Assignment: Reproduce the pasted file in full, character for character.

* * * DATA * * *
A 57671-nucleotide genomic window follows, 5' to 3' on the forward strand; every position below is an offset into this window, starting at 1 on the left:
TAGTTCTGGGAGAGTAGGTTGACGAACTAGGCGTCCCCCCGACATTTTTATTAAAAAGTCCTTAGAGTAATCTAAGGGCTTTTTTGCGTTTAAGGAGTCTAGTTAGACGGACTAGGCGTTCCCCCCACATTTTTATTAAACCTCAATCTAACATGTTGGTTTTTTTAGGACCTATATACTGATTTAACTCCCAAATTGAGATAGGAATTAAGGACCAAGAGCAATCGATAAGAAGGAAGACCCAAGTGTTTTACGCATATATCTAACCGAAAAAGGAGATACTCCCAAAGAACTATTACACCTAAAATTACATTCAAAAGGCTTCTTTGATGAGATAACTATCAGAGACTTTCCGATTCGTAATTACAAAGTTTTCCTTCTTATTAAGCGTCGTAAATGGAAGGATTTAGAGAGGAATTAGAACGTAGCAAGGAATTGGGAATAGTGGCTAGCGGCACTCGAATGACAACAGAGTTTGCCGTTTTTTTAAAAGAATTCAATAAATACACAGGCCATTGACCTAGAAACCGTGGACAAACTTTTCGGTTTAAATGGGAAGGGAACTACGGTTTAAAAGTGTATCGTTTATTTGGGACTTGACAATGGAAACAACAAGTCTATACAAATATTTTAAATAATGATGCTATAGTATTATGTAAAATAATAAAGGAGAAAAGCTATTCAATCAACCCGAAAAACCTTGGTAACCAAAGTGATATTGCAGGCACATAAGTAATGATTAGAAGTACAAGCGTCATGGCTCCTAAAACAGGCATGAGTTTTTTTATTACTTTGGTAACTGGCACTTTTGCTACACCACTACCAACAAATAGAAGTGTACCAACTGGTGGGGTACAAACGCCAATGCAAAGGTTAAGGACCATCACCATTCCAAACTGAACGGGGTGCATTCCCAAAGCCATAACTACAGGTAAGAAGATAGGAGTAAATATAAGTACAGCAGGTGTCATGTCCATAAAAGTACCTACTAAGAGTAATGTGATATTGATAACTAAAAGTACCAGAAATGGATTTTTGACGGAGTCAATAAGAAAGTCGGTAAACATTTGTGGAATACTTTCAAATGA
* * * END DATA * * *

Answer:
A 57671-nucleotide genomic window follows, 5' to 3' on the forward strand; every position below is an offset into this window, starting at 1 on the left:
TAGTTCTGGGAGAGTAGGTTGACGAACTAGGCGTCCCCCCGACATTTTTATTAAAAAGTCCTTAGAGTAATCTAAGGGCTTTTTTGCGTTTAAGGAGTCTAGTTAGACGGACTAGGCGTTCCCCCCACATTTTTATTAAACCTCAATCTAACATGTTGGTTTTTTTAGGACCTATATACTGATTTAACTCCCAAATTGAGATAGGAATTAAGGACCAAGAGCAATCGATAAGAAGGAAGACCCAAGTGTTTTACGCATATATCTAACCGAAAAAGGAGATACTCCCAAAGAACTATTACACCTAAAATTACATTCAAAAGGCTTCTTTGATGAGATAACTATCAGAGACTTTCCGATTCGTAATTACAAAGTTTTCCTTCTTATTAAGCGTCGTAAATGGAAGGATTTAGAGAGGAATTAGAACGTAGCAAGGAATTGGGAATAGTGGCTAGCGGCACTCGAATGACAACAGAGTTTGCCGTTTTTTTAAAAGAATTCAATAAATACACAGGCCATTGACCTAGAAACCGTGGACAAACTTTTCGGTTTAAATGGGAAGGGAACTACGGTTTAAAAGTGTATCGTTTATTTGGGACTTGACAATGGAAACAACAAGTCTATACAAATATTTTAAATAATGATGCTATAGTATTATGTAAAATAATAAAGGAGAAAAGCTATTCAATCAACCCGAAAAACCTTGGTAACCAAAGTGATATTGCAGGCACATAAGTAATGATTAGAAGTACAAGCGTCATGGCTCCTAAAACAGGCATGAGTTTTTTTATTACTTTGGTAACTGGCACTTTTGCTACACCACTACCAACAAATAGAAGTGTACCAACTGGTGGGGTACAAACGCCAATGCAAAGGTTAAGGACCATCACCATTCCAAACTGAACGGGGTGCATTCCCAAAGCCATAACTACAGGTAAGAAGATAGGAGTAAATATAAGTACAGCAGGTGTCATGTCCATAAAAGTACCTACTAAGAGTAATGTGATATTGATAACTAAAAGTACCAGAAATGGATTTTTGACGGAGTCAATAAGAAAGTCGGTAAACATTTGTGGAATACTTTCAAATGA